BACKGROUND TO THE STUDY
Theatre arose as a performance of ritual activities that did not require initiation on the part of the spectator. This similarity of early theatre to ritual is negatively attested by Aristotle, who in his Poetics defined theatre in contrast to the performances of sacred mysteries: theatre did not require the spectator to fast, drink the kykeon, or march in a procession; however theatre did resemble the sacred mysteries in the sense that it brought purification and healing to the spectator by means of a vision, the theama. The physical location of such performances was accordingly named theatron. According to the historians Oscar Brockett and Franklin Hildy, rituals typically include elements that entertain or give pleasure, such as costumes and masks as well as skilled performers. As societies grew more complex, these spectacular elements began to be acted out under non-ritualistic conditions. As this occurred, the first steps towards theatre as an autonomous activity were being taken
In Nigeria some early artifacts which were collected by K.C. Murray and some excavations which revealed the Nok, Igboukwu and Ife artifacts to mention but a few gave insight into the rich heritage of Art objects, religion and cultural practices which made the society a dynamic socio-cultural religious entity.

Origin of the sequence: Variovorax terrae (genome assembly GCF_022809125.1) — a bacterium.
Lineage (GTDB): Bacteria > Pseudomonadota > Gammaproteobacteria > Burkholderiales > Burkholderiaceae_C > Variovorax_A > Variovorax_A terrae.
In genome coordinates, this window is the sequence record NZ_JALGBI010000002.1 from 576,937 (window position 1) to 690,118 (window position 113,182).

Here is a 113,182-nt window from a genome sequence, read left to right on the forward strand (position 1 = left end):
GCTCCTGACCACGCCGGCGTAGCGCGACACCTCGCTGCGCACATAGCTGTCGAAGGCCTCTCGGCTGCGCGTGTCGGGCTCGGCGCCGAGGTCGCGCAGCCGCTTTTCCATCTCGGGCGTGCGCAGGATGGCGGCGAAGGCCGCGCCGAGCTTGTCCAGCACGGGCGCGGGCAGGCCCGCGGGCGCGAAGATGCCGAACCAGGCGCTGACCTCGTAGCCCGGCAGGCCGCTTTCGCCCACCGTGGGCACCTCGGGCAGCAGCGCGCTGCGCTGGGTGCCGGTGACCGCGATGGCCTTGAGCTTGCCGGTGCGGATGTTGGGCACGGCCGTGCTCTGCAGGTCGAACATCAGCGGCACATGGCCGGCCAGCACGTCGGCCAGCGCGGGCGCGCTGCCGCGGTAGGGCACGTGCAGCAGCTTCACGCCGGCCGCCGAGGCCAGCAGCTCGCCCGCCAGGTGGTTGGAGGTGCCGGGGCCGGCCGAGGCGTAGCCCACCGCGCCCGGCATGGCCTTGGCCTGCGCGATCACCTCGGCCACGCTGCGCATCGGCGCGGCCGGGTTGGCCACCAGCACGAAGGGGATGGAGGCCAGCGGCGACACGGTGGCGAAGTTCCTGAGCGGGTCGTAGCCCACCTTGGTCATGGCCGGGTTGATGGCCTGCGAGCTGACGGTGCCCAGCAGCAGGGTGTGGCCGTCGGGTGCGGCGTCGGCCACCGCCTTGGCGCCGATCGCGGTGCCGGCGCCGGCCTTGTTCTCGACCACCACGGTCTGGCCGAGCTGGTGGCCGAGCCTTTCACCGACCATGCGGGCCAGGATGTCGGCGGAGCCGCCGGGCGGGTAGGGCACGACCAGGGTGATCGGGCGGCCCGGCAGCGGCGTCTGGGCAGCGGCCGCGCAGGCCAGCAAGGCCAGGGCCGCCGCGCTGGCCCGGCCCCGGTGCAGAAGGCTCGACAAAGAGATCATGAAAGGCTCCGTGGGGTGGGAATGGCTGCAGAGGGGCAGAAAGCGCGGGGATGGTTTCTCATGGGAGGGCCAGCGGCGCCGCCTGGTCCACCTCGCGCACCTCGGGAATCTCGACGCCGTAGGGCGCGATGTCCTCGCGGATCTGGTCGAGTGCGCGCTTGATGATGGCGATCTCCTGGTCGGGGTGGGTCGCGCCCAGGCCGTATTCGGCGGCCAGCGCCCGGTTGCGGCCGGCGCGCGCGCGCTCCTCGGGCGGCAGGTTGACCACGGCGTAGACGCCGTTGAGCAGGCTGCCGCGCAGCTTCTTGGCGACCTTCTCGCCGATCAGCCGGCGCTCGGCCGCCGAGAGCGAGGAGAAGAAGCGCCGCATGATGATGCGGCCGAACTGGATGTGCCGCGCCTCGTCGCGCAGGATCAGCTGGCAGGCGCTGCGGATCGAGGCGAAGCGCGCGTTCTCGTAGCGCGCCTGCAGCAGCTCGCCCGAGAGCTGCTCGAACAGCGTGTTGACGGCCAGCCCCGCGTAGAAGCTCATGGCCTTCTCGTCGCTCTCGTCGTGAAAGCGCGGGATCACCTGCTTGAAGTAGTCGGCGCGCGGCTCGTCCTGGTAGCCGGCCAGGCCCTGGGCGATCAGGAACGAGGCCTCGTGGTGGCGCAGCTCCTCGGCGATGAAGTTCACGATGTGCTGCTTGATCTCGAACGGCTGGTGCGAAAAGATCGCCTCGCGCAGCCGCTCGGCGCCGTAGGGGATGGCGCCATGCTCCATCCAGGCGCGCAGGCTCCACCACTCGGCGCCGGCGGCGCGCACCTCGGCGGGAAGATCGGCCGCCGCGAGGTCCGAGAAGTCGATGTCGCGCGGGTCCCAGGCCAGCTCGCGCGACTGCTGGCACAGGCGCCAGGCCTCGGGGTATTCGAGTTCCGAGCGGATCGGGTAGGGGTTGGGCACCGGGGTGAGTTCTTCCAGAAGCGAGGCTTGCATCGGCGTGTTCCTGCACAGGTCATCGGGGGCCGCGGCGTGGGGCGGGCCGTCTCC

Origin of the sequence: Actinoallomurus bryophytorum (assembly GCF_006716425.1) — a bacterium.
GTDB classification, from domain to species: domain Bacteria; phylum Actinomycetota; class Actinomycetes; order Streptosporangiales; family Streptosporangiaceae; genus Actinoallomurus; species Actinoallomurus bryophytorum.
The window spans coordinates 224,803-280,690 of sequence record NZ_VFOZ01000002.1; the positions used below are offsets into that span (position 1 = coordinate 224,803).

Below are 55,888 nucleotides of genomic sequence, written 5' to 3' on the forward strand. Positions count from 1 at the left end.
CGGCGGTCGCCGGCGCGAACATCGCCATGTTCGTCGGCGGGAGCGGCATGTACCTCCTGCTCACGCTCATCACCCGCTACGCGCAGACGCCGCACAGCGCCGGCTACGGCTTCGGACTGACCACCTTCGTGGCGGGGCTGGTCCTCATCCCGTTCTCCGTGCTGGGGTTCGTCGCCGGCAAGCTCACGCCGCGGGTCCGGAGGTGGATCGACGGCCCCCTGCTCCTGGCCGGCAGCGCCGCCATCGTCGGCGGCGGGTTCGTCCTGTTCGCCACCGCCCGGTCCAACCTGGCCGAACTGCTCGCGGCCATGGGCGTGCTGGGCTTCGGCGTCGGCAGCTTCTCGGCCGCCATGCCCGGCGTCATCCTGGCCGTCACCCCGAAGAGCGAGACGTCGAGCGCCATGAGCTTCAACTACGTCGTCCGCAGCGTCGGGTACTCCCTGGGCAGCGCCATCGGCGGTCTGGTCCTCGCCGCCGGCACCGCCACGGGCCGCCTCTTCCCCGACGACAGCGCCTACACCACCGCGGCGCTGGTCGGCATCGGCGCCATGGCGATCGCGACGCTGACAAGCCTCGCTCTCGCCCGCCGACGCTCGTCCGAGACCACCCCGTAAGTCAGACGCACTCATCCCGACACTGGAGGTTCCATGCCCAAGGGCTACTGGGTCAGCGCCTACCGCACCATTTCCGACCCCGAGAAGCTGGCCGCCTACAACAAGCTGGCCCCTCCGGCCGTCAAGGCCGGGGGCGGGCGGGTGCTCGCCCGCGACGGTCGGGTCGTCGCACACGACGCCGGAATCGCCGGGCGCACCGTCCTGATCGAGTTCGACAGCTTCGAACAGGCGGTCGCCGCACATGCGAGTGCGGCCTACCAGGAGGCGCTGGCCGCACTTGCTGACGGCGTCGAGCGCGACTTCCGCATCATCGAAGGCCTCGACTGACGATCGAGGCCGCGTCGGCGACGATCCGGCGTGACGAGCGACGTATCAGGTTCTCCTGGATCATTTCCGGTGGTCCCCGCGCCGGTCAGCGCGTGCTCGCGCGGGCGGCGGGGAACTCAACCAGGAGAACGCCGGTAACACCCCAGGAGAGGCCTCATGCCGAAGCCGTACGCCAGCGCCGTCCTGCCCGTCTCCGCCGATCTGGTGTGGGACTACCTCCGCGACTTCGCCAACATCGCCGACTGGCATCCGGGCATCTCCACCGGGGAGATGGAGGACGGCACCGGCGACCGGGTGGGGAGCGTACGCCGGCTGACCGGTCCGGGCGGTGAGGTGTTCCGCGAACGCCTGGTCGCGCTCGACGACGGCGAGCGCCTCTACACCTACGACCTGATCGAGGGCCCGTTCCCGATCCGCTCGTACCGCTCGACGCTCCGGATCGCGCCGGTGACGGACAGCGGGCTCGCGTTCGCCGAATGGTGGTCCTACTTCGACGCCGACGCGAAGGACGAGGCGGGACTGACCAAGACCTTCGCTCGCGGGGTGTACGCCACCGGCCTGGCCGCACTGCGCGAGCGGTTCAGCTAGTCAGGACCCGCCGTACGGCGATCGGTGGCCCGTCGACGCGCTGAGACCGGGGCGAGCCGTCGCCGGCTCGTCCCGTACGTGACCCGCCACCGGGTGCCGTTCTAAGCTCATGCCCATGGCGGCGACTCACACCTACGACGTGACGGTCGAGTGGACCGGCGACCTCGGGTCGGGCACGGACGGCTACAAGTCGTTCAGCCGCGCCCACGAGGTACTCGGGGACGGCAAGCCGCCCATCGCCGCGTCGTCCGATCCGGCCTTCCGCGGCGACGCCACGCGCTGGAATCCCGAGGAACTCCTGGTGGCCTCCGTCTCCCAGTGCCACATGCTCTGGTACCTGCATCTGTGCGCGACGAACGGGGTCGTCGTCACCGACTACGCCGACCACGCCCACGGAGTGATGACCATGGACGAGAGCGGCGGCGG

The ancestors of the Nigerian ethnic groups bequeathed objects especially sculptural forms in wood, metal, ivory and terracotta. According to Eze (2008) “These materials were used by early sculptors using simple tools and hands to turn them into sculptural pieces.” Symbolism was the driving force which produced the art works that were used for utility, religious worship and the development of the ethnic groups.
Art, religion and the development of Nigerian ethnic group is not separated from each other. They complement each other and keep the traditional society going and alive.
Anyachonkeye (2006) states:Our people are guided by their ethos, the things they value and revere. They are firm believers in their cultural heritage the things that hold and bind them together. The norm and moral ethics cannot be extricated from their material and non-material culture-morals, religion, food habit, dialect, values system and others.
Many Nigerian traditional ethnic groups in effect practiced art and religion in order to communicate with their gods because of their belief in the human soul and spirit which are ever at work. Some of these gods were worshipped in shrines with art objects. This kept the societies intact and developed